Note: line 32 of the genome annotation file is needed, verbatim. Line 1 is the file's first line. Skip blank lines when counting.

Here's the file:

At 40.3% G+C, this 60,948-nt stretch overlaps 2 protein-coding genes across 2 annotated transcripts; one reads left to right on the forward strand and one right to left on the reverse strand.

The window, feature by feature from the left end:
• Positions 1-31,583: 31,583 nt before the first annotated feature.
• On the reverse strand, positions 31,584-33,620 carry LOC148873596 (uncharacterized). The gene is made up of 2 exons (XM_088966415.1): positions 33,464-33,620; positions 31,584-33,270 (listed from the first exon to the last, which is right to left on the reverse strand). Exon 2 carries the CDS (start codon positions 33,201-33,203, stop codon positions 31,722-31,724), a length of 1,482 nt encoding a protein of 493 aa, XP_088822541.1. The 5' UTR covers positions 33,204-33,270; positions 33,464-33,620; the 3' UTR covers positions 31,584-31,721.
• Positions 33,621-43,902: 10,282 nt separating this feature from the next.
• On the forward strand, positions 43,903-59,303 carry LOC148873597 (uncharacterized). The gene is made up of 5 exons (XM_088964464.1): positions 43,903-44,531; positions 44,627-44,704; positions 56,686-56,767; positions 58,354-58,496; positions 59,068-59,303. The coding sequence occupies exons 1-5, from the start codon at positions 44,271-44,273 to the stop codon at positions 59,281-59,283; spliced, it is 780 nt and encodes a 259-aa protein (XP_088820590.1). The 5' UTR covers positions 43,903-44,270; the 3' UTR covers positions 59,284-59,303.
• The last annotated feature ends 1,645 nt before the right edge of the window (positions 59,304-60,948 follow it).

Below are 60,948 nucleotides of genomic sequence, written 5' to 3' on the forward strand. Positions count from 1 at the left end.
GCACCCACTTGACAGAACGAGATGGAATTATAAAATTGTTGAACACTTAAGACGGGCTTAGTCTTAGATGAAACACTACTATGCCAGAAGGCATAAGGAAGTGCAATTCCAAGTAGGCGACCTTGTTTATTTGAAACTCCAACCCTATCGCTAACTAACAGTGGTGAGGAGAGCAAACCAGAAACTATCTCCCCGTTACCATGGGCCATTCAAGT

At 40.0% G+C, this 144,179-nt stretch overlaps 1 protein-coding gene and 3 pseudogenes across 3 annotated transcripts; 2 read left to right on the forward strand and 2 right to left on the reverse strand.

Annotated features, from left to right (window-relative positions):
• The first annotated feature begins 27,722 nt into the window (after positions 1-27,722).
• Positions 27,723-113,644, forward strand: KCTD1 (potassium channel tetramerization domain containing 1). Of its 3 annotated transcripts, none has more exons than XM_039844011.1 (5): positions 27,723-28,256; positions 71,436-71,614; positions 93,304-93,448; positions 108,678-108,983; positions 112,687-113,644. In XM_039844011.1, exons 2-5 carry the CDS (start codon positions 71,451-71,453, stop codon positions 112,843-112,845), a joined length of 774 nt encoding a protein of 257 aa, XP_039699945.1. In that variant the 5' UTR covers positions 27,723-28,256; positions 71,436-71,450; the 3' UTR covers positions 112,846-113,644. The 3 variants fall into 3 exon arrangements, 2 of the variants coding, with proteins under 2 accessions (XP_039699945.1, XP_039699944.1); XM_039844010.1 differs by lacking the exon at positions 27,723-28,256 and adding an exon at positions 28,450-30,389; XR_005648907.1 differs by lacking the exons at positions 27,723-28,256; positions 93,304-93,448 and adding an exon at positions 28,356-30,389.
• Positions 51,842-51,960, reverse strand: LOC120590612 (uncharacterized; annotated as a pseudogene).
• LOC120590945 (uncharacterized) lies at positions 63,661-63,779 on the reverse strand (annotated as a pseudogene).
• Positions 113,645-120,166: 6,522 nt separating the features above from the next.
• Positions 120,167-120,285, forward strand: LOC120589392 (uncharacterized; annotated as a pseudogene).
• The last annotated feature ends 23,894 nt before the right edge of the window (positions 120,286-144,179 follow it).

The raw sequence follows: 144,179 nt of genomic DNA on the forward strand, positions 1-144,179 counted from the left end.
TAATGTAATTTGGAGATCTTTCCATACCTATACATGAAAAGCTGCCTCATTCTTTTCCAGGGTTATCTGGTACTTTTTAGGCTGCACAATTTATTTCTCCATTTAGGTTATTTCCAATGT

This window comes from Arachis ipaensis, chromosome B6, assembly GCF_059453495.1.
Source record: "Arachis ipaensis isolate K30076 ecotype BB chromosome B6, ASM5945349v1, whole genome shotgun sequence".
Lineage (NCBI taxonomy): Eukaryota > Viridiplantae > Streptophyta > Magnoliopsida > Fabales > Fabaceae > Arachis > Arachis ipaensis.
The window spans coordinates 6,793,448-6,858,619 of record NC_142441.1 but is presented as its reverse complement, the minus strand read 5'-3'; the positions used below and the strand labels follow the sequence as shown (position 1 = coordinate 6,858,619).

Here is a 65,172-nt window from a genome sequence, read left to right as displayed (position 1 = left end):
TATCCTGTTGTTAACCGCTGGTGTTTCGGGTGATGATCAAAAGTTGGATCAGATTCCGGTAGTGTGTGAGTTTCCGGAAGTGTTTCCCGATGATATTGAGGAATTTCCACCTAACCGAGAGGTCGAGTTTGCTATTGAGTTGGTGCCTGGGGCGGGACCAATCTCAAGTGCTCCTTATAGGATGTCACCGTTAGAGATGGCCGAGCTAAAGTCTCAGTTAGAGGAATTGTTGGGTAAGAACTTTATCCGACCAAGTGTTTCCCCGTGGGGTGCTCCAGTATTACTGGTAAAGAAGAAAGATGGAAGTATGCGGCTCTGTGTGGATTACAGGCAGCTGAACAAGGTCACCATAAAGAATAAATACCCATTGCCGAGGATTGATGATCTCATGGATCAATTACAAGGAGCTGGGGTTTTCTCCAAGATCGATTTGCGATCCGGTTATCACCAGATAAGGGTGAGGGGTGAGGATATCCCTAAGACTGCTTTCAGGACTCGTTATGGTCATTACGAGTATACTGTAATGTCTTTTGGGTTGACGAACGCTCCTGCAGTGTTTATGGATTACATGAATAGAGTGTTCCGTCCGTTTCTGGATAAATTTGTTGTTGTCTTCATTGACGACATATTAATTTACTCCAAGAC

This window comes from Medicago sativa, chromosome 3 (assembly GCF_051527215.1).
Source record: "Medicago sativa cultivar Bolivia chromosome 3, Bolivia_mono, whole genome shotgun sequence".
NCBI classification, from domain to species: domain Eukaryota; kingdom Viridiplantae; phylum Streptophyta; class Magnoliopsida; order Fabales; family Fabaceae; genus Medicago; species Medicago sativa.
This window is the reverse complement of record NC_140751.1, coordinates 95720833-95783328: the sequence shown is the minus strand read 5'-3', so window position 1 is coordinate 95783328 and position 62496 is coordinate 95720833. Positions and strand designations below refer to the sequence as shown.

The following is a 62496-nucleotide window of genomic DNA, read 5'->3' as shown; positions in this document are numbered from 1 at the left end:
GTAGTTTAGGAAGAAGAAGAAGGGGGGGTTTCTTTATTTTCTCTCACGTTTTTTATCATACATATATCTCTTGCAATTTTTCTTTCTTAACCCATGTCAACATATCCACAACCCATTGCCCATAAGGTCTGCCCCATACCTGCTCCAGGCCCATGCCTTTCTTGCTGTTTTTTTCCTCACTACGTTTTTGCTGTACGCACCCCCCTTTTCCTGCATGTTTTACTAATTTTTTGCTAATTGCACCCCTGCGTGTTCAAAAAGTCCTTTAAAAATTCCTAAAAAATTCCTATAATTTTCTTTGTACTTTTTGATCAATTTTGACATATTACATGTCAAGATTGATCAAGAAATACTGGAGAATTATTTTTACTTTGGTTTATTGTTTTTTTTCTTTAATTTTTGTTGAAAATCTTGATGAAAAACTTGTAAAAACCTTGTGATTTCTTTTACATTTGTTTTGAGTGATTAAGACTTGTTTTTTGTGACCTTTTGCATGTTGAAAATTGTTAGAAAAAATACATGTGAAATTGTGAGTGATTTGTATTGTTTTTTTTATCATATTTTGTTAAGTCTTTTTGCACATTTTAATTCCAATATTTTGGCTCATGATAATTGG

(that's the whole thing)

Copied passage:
GTAGTTTAGGAAGAAGAAGAAGGGGGGGTTTCTTTATTTTCTCTCACGTTTTTTATCATACATATATCTCTTGCAATTTTTCTTTCTTAACCCATGTCAACATATCCACAACCCATTGCCCATAAGGTCTGCCCCATACCTGCTCCAGGCCCATGCCTTTCTTGCTGTTTTTTTCCTCACTACGTTTTTGCTGTACGCACCCCCCTTTTCCTGCATGTTTTACTAATTTTTTGCTAATTGCACCCCTGCGTGTTCAAAAAGTCCTTTAAAAATTCCTAAAAAATTCCTATAATTTTCTTTGTACTTTTTGATCAATTTTGACATATTACATGTCAAGATTGATCAAGAAATACTGGAGAATTATTTTTACTTTGGTTTATTGTTTTTTTTCTTTAATTTTTGTTGAAAATCTTGATGAAAAACTTGTAAAAACCTTGTGATTTCTTTTACATTTGTTTTGAGTGATTAAGACTTGTTTTTTGTGACCTTTTGCATGTTGAAAATTGTTAGAAAAAATACATGTGAAATTGTGAGTGATTTGTATTGTTTTTTTTATCATATTTTGTTAAGTCTTTTTGCACATTTTAATTCCAATATTTTGGCTCATGATAATTGG